I remember when the Chevy Citation was introduced by General Motors in 1980. This X-body car was Chevy‘s front wheel drive car. Because of the transverse mounted engine, no transmission hump, it had tons of interior space. My experience comes from working at two TV stations where the news department bought entire fleets of Citations. Those entire fleets sometimes spent more time in the shop than gathering the news. I was on a trip from Green Bay to Indianapolis to cover the 500, and on our way back, the clutch gave out just south of Chicago. So it was rush hour, on a Friday, a tow truck comes along, cha-ching, a couple hundred bucks, then tows us to a transmission shop, cha-ching, more hundred bucks. Luckily the shop had a hotel right across from it because we were going to have to stay overnight. So when I get back, this is good, you’ll like this, I hand in my expense account in and the bean counter questions the towing charge, ah, hello, you don’t make deals with tow trucks on the Illinois Tollway at rush hour, and then about the bill for the new clutch. So again, hello, no clutch, no car, so were my photographer and I supposed to push the car from shop to shop? Jeez, these guys. Don’t they know that sometimes you’re in a situation where there is no cheap?
Kind of got off topic there, back to the Citation. It was built to try to fight back the Japanese cars like the Honda Accord, still alive and kicking, and the Volkswagen Dasher, not around anymore. The Citation had through the roof sales its first year and the production lines were unable to keep up with the demand, causing huge delays in delivery to customers, some waiting nine months to receive their vehicle. Can you believe waiting nine months for a car? Well maybe a special one but not this one. First-year sales were more than 800,000, good enough for No. 1 among cars sold in the United States.
The automotive press loved it…but then didn’t
Car and Driver magazine named the Citation their 1980 Car of the Year but there was skullduggery a foot. Turns out that GM provided the writers with specially modified versions of the X-body vehicles in which the often noted torque steer (famous for) had been engineered out. Patrick Bedard of Car and Driver later admitted that they were completely surprised when they later drove a production version. In an article in 2009, the magazine put the Citation on their 10 Most Embarrassing Award Winners in Automotive History list. What a surprise, the 1983 AMC/Renault Alliance was also on the take back list. Go figure.
The reason it made the list was, because like so many other cars of that era (including AMC), were built crappy. Citation owners were having trim bits fall off in their hands, hearing their transmissions groan and seize, and the cars started rusting in a very short time. At times it seemed the suspension in some X-cars wasn’t even bolted in correctly. Because of an on-center dead spot in the steering, the ride motions grew funkier and funkier. GM tried to save the train wreck by introducing the Citation II along with the performance-enhanced Citation X-11. Chevrolet wanted to remind the car buying public that this front wheel drive newcomer was made by the same people as the Corvette and Camaro. It actually won at SCCA events running in the Showroom Stock B class. Bob McConnell drove a 1981 X-11 to SSB National Championships in 1982 and 1984. Of the 1.64 million Citation models built between 1979 and 1985, only 20,574 were in X-11 trim, meaning that surviving examples are a rare sight today.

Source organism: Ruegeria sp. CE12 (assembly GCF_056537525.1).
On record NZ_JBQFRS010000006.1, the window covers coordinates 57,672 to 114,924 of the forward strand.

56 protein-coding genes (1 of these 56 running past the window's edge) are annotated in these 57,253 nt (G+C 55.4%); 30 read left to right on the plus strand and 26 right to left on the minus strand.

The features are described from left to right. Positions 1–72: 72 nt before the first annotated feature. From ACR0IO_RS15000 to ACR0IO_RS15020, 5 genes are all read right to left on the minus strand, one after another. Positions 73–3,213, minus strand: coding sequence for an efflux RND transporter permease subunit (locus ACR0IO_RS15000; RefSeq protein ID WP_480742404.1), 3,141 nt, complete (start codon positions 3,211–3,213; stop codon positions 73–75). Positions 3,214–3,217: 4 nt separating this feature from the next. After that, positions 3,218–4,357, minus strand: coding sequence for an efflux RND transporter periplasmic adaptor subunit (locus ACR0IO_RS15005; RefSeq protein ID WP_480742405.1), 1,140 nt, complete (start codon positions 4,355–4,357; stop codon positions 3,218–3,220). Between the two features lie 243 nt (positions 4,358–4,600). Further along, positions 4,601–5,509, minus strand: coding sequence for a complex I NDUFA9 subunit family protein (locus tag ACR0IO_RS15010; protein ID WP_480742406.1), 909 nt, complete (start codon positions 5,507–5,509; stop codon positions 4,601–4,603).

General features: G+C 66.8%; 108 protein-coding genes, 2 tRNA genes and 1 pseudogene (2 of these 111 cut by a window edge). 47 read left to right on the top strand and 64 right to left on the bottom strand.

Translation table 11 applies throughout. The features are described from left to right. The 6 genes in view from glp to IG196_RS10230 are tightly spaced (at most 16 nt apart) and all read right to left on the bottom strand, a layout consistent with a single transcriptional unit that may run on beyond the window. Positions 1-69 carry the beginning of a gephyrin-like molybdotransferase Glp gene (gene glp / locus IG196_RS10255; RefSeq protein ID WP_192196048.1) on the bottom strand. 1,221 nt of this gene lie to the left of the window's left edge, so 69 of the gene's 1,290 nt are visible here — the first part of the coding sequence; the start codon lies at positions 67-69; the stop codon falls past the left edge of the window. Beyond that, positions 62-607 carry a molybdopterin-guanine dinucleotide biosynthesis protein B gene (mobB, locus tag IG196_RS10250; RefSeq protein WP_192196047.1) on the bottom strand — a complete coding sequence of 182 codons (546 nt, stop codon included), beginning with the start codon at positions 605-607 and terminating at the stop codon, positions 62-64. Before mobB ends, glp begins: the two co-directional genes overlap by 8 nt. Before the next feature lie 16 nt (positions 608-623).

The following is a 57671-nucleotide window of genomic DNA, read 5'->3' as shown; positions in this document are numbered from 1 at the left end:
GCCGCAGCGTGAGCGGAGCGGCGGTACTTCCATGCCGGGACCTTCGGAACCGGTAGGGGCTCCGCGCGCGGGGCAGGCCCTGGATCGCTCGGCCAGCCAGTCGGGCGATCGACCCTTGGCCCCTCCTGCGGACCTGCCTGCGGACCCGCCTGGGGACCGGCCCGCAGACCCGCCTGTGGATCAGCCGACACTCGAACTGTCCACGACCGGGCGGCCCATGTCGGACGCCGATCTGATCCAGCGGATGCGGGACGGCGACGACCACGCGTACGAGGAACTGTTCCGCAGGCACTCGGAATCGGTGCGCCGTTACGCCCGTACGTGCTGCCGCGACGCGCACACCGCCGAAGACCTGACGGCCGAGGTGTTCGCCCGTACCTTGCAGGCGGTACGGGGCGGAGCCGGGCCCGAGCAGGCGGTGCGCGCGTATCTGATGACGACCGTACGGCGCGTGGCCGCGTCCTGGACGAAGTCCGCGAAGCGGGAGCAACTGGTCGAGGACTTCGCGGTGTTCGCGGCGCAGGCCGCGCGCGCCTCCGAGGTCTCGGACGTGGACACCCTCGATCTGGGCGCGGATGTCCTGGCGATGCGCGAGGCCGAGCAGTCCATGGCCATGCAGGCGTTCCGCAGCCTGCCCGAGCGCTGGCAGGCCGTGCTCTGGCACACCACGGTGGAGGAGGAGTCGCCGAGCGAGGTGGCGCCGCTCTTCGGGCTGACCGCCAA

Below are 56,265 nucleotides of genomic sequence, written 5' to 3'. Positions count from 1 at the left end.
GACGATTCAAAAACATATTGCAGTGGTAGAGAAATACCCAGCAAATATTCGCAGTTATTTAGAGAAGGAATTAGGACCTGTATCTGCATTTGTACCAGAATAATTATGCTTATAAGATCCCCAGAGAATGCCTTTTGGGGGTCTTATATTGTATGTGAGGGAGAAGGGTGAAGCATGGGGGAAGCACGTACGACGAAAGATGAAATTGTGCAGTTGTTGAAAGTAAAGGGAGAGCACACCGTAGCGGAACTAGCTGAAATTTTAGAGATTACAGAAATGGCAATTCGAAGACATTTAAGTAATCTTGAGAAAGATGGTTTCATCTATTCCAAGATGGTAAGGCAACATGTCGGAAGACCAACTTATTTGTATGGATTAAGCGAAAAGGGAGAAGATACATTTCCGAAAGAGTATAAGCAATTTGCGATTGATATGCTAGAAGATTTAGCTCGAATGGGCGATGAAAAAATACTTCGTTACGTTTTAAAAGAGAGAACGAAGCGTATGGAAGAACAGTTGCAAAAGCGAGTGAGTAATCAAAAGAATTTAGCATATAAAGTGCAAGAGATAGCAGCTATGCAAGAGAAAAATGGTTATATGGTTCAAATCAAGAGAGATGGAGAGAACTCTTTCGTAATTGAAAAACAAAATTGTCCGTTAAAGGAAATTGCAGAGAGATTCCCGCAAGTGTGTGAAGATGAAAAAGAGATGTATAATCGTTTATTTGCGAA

And we’re done
GM dropped the Citation, and it’s other X-body siblings, after the 1985 model year, ultimately replaced by the L-body Berettacoupe and Corsicasedan in 1987. Better, sort of. This is a familiar car story from the 80’s, a ground-breaking car that never lived up to its billing. You have to wonder had the cars, GM’s or the other manufacturers, displayed both the initial build quality and lasting reliability of the Japanese competition, the automotive world might be very different today.
And they made a promo model
So I found this black one, an ’82, which is pretty good shape for being over 30 years old. Some minor scratches but otherwise everything was good but has little value, around 20 bucks. I suppose somebody might buy it to remind them of their time waiting in the shop. Then I found this Citation, probably a kit, and got a laugh. This guy probably hung around at the junk yards a lot. I know, I know, I’m an AMC guy so shouldn’t be throwing stones.
While that isn’t true so much anymore, it was huge in the 60’s as all the manufacturers were into racing, mostly the Trans Am series, even tiny American Motors. The Javelin had just been introduced in ’68 as AMC’s entry into the pony car category. The colors were red, white, and blue, the company’s corporate colors. AMC entered a pair of Javelins and were successful enough to unseat Ford’s Mustangs from second place in the championship, a remarkable feat given that it was AMC’s first season. This was big for the company because the pony car market was hot and they were tardy to the party with the Mustang, Camero, and Barracuda coming out about four years ahead of AMC